The Good Review

Pen-Blwydd Poenus Pete, or Pete’s Painful Birthday in English, is the latest offering for a family audience from the rather brilliant Theatr Iolo. This play begins with a dad (Pete) who, when distracted by his new mobile phone, eschews any attempts by his family to organise a party for his impending birthday. He’s “far too mature” for such a celebration he absently declares.

However, the following day when he realises his wife Beca and two twin children, Twm and Siân, heeded his advice and organised nothing, he reacts in the only way a self-confessed mature adult would; by promoting chaos and wreaking (good natured) revenge on his offspring with aid of his pet cat Cadi, played exuberantly by Meilir Rhys Williams. As ever, it’s down to the mother to restore order and, in doing so, reveal her own birthday woes.

A reoccurring motif in this great story is the fact that Pete is a Welsh learner. This is no coincidence since the play was written by Gary Owen – who learnt Welsh more than 20 years ago – and is directed by a Welsh learner in Kevin Lewis. Richard Nichols, who plays the Welsh-learning Pete, is himself a Welsh learner in real life. As a Welsh learner myself, I related with many of the jokes, puzzlement and occasional embarrassments of trying to pick up a new language as an adult. Given the massive demand for Welsh language medium education in south Wales – where a majority of parents cannot speak the language – there will no doubt be many adults in the audience smiling and laughing knowingly during the many comedic capers. Despite not being fluent in Welsh, I found the dialogue fairly easy to follow and that was without reading the helpful programme notes which provides often used vocabulary and a general synopsis of the three acts.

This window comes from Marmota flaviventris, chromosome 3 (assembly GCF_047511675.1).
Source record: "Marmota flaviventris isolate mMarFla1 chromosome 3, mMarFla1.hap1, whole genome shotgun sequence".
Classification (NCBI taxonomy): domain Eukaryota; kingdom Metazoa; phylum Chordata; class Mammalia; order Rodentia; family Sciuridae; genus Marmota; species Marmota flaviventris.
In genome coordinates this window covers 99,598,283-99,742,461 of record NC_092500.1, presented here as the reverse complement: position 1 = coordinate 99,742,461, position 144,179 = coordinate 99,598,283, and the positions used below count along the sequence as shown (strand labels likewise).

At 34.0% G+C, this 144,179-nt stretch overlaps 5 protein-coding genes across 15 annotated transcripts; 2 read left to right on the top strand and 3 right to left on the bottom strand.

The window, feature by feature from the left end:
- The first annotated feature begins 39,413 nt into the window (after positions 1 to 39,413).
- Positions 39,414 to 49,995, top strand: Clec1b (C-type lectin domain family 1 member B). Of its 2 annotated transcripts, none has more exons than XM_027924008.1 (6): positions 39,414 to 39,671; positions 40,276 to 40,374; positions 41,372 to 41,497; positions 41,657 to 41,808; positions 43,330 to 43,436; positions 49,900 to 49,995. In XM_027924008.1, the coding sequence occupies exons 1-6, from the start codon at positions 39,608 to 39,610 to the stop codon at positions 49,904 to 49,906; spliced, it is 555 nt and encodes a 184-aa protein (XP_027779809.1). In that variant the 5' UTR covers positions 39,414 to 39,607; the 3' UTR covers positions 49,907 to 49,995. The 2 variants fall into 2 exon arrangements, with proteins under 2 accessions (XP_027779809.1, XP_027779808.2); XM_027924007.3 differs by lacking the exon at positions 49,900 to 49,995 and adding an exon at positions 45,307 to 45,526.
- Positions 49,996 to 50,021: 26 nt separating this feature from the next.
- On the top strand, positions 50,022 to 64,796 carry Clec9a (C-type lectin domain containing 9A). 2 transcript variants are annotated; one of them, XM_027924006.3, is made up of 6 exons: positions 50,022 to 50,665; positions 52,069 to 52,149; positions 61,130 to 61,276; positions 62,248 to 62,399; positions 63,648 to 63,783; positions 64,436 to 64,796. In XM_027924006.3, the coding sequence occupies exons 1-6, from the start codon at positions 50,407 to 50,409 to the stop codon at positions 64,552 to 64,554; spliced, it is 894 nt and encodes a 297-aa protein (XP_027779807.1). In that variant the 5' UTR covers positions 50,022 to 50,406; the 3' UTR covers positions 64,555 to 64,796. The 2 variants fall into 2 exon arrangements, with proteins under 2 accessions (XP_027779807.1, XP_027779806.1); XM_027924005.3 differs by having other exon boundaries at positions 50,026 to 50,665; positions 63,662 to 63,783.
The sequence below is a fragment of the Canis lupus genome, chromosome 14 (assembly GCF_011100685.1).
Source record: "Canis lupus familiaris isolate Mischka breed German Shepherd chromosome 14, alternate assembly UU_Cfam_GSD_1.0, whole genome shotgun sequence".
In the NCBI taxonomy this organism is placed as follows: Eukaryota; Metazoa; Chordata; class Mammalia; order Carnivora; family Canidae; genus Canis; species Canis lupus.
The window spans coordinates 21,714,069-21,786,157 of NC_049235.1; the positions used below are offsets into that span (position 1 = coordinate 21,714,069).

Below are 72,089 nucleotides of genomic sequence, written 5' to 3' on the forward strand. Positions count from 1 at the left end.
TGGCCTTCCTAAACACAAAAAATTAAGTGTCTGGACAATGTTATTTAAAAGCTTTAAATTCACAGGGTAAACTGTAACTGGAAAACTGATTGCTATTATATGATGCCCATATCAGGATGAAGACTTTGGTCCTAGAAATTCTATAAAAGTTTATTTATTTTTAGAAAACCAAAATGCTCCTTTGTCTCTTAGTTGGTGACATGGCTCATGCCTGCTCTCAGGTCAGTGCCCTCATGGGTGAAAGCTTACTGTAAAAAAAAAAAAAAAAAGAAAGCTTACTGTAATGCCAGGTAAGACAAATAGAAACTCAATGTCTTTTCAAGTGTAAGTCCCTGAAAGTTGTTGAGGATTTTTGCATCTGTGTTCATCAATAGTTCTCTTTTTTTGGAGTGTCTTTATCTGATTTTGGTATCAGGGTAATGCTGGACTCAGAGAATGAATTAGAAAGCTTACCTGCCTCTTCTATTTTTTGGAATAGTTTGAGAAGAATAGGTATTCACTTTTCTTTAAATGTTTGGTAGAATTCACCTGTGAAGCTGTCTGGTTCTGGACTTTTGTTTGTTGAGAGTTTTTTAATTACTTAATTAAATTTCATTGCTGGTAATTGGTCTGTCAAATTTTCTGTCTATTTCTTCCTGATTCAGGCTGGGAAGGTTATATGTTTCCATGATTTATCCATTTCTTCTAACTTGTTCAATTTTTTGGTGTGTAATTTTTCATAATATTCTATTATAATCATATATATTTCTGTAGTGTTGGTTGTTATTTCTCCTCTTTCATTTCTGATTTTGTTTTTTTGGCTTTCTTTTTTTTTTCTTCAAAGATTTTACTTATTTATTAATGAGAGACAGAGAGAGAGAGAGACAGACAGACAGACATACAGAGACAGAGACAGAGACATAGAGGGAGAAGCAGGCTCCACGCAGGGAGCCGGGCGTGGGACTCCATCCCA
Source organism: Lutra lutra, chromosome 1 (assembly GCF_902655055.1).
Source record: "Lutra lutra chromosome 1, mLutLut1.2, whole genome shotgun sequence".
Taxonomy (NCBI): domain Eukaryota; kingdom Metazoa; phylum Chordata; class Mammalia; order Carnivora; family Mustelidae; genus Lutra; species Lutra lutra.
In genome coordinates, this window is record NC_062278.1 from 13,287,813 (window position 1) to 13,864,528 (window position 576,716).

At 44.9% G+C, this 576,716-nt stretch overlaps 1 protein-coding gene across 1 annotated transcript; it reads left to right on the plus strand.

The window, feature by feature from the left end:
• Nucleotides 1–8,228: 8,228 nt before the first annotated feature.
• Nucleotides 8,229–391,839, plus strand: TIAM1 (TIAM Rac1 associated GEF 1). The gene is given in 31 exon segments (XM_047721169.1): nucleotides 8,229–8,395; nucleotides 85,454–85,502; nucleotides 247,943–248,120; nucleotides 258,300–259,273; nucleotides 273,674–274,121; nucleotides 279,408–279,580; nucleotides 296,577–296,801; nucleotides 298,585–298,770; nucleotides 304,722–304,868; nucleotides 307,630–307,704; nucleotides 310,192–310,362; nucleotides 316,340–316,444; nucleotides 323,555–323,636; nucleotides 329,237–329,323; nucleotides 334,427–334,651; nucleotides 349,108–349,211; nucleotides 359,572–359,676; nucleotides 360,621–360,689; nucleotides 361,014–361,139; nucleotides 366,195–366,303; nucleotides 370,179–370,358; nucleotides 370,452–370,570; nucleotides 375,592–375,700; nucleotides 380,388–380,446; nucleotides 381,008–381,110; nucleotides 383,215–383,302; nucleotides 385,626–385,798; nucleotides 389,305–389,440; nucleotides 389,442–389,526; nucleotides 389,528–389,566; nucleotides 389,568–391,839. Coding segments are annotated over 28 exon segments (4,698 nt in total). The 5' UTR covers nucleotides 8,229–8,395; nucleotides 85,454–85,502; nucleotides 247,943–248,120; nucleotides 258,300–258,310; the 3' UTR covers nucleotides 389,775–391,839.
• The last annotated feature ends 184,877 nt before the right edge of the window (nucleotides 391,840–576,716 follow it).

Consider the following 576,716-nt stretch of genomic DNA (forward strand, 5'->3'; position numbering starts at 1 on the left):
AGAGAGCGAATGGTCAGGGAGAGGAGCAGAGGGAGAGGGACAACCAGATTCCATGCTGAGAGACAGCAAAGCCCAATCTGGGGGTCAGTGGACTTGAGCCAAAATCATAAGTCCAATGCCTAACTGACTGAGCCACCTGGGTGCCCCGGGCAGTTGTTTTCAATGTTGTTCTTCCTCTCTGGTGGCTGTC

The last Theatr Iolo production I attended was Grimm Tales, which is an unvarnished take on the brutal stories of the brothers Grimm. It delighted my daughter and I in equal measure so expectations for Pen-Blwydd Poenus Pete were somewhat high. I’m pleased to say that Pen-Blwydd Poenus Petedid not disappoint. You’re never far from a laugh in this show yet there is more than a smattering of serious content drawn from the often frayed relationships that can characterise the family household in this modern and busy age. The five strong cast were all brilliant but the parents, the afore-mentioned Richard Nichols and Jenny Livsey as Beca, shared a great chemistry between them and were totally convincing as a couple in an imperfect but loving relationship.

The final verdict? Excellent, or ‘gwych’ as we say here in Wales.

Gareth Llewellyn

The Good Review

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